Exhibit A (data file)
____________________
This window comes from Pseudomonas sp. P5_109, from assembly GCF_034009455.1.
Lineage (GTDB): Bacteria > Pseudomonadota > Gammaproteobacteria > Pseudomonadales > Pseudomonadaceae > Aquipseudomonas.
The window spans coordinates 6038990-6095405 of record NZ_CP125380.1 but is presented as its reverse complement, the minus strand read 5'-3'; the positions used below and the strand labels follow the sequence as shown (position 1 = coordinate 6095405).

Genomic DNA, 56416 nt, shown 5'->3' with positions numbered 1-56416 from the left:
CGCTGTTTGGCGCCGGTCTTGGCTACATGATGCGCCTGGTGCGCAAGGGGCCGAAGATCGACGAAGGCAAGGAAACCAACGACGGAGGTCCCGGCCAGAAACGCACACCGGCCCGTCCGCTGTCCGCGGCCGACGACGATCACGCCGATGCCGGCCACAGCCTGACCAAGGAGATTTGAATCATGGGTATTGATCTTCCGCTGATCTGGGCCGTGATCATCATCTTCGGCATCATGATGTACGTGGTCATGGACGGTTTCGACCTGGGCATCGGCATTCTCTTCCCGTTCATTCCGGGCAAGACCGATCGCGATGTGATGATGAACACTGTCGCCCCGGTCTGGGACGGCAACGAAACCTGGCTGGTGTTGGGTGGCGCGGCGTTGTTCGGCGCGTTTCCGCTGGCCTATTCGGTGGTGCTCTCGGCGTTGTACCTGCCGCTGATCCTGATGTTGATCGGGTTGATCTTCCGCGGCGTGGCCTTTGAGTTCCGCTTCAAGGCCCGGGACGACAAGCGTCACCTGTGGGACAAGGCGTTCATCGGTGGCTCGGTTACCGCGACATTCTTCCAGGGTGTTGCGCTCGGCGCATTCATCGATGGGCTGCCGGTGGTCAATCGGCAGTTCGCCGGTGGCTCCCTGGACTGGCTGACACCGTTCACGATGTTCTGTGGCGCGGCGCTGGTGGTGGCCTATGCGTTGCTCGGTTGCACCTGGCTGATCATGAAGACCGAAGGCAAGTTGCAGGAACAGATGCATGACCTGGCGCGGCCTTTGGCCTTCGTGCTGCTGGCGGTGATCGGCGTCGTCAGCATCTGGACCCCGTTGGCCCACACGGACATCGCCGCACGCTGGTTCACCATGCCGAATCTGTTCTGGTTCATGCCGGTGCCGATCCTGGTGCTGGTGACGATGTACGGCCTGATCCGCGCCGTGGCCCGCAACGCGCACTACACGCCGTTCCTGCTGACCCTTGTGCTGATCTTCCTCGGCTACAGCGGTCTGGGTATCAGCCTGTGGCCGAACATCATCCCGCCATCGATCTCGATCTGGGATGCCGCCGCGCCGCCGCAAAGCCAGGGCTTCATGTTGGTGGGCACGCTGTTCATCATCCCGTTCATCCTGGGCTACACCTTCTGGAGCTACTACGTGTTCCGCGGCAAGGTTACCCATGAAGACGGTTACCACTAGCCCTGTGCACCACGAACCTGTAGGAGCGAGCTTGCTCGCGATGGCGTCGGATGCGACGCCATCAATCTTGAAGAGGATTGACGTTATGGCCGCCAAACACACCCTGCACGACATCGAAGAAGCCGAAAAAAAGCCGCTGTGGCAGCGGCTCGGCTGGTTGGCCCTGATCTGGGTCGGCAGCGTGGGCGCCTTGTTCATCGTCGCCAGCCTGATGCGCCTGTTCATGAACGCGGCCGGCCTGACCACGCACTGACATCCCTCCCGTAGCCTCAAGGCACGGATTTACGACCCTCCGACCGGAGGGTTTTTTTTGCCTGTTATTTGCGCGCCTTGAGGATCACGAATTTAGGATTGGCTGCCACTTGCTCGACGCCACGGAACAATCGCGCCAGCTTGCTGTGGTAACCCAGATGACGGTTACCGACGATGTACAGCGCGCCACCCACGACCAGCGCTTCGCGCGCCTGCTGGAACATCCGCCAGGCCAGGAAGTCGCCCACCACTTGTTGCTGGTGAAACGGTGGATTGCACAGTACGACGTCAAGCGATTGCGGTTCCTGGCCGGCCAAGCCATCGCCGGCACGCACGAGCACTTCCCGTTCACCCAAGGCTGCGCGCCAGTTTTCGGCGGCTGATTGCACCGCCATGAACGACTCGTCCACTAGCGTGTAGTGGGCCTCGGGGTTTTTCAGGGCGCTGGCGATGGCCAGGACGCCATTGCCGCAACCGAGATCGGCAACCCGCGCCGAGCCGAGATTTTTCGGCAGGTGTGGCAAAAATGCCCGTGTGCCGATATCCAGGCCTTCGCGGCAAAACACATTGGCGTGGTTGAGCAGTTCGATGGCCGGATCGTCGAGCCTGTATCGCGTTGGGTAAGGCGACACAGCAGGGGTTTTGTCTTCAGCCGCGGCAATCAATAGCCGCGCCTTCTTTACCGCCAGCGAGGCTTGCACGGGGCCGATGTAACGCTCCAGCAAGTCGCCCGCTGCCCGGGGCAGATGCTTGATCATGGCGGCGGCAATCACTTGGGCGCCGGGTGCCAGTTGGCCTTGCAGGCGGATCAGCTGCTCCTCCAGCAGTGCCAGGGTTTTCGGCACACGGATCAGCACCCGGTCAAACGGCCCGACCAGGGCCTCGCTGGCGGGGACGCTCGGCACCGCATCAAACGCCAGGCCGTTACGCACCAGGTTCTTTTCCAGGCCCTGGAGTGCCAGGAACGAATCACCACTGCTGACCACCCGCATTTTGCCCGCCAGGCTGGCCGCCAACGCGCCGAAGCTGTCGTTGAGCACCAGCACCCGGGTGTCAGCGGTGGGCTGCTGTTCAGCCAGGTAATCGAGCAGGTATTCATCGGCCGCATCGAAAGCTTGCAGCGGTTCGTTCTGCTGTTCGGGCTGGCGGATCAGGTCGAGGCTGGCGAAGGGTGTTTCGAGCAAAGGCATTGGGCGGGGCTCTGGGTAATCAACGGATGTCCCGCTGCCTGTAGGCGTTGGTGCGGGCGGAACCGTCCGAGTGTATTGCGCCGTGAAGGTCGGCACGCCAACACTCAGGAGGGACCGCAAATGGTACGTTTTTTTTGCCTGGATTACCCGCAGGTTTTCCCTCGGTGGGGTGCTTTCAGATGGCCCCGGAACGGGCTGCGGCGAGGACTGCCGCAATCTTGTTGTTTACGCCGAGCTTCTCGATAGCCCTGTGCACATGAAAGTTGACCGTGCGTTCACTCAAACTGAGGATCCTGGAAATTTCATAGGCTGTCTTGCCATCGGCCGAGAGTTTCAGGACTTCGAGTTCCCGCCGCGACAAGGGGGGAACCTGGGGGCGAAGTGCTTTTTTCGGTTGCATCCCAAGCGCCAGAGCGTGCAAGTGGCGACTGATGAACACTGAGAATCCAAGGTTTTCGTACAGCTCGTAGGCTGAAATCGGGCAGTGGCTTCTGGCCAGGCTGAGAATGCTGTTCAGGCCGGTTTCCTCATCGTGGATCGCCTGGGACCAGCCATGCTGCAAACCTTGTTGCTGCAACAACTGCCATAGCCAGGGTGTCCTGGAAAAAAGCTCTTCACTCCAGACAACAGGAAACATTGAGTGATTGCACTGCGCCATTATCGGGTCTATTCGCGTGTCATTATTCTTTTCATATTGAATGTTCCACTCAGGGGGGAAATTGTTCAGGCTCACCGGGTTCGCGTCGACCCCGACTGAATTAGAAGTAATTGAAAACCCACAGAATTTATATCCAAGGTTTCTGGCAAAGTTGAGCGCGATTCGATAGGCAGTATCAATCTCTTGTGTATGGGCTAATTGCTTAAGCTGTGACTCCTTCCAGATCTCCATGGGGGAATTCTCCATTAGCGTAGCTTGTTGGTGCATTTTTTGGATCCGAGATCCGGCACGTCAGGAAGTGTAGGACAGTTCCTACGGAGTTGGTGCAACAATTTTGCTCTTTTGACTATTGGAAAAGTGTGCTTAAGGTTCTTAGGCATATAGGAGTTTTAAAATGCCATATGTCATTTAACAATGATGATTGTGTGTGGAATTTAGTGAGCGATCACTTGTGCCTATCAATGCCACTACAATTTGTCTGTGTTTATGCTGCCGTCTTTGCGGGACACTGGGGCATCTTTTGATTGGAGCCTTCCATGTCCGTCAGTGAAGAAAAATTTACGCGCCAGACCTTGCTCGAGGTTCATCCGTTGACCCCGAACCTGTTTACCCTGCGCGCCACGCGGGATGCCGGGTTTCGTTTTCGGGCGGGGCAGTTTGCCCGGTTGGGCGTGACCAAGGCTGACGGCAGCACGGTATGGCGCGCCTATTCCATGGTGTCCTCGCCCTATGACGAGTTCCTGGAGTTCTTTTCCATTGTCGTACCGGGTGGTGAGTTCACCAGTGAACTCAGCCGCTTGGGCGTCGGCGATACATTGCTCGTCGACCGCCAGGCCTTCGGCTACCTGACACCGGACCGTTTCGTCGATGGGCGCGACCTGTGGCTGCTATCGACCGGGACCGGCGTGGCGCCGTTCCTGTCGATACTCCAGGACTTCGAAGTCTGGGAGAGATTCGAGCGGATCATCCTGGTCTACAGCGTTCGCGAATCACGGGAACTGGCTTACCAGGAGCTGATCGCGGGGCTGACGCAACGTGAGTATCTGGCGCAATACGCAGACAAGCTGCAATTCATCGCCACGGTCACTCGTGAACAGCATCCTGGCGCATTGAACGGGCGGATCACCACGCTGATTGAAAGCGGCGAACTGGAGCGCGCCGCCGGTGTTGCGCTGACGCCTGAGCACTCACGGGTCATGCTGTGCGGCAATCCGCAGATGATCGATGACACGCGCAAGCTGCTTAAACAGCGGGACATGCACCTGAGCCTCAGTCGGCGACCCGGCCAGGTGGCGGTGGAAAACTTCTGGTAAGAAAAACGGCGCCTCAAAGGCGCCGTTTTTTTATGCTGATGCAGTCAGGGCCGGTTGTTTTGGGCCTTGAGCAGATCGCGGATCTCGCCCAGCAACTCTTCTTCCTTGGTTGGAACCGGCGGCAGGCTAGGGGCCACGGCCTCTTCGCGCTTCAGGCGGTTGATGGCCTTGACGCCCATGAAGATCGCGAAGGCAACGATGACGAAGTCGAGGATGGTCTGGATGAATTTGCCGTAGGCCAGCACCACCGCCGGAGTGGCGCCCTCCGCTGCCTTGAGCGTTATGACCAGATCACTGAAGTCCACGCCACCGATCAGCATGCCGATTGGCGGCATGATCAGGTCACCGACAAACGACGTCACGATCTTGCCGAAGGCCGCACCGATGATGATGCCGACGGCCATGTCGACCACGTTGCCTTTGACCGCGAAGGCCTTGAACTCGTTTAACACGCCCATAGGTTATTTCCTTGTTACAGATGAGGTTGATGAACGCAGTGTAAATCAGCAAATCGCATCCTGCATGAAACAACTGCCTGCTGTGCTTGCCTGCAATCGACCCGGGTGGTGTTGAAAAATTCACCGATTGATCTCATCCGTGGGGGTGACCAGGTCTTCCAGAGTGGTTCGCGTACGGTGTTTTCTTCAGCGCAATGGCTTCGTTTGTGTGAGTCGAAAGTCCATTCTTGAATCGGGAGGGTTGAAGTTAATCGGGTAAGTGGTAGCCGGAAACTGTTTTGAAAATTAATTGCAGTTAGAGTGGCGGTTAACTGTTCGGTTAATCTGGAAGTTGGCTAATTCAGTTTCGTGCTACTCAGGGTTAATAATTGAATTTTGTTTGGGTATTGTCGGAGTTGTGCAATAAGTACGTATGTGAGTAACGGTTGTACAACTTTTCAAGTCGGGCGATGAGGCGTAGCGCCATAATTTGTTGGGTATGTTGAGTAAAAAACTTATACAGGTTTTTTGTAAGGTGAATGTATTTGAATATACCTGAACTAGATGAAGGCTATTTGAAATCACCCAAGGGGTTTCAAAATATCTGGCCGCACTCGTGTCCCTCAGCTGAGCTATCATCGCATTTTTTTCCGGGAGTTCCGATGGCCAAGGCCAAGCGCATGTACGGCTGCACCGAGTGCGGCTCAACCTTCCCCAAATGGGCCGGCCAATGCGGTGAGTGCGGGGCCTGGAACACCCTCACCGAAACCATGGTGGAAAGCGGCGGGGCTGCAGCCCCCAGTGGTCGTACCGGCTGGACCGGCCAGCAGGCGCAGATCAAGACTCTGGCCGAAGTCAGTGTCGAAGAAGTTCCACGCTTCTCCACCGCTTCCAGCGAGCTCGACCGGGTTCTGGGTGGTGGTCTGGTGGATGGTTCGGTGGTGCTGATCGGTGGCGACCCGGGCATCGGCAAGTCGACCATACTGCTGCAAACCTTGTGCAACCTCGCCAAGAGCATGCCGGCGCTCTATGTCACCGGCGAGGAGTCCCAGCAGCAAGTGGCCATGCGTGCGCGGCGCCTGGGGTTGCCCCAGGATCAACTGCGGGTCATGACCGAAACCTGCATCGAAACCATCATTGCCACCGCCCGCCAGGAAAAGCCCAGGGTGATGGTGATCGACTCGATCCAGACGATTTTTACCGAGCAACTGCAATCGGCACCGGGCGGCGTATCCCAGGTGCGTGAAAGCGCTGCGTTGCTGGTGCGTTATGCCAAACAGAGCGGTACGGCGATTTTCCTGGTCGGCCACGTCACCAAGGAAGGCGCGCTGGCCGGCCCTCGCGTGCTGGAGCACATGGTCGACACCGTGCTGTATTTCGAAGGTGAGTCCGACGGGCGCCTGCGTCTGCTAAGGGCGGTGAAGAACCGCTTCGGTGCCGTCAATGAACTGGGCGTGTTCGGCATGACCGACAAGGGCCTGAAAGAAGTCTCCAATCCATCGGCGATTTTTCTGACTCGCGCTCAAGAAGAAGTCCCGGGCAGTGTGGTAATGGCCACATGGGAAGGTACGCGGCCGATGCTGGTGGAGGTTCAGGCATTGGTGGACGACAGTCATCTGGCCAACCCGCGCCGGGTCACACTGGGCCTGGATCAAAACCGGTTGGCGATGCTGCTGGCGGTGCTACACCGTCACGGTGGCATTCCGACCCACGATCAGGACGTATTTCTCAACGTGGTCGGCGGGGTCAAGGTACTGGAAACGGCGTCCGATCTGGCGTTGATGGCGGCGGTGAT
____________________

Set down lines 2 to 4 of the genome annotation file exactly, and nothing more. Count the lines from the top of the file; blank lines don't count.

Lineage (GTDB): Bacteria > Pseudomonadota > Gammaproteobacteria > Pseudomonadales > Pseudomonadaceae > Aquipseudomonas.
The window spans coordinates 6038990-6095405 of record NZ_CP125380.1 but is presented as its reverse complement, the minus strand read 5'-3'; the positions used below and the strand labels follow the sequence as shown (position 1 = coordinate 6095405).

Genomic DNA, 56416 nt, shown 5'->3' with positions numbered 1-56416 from the left: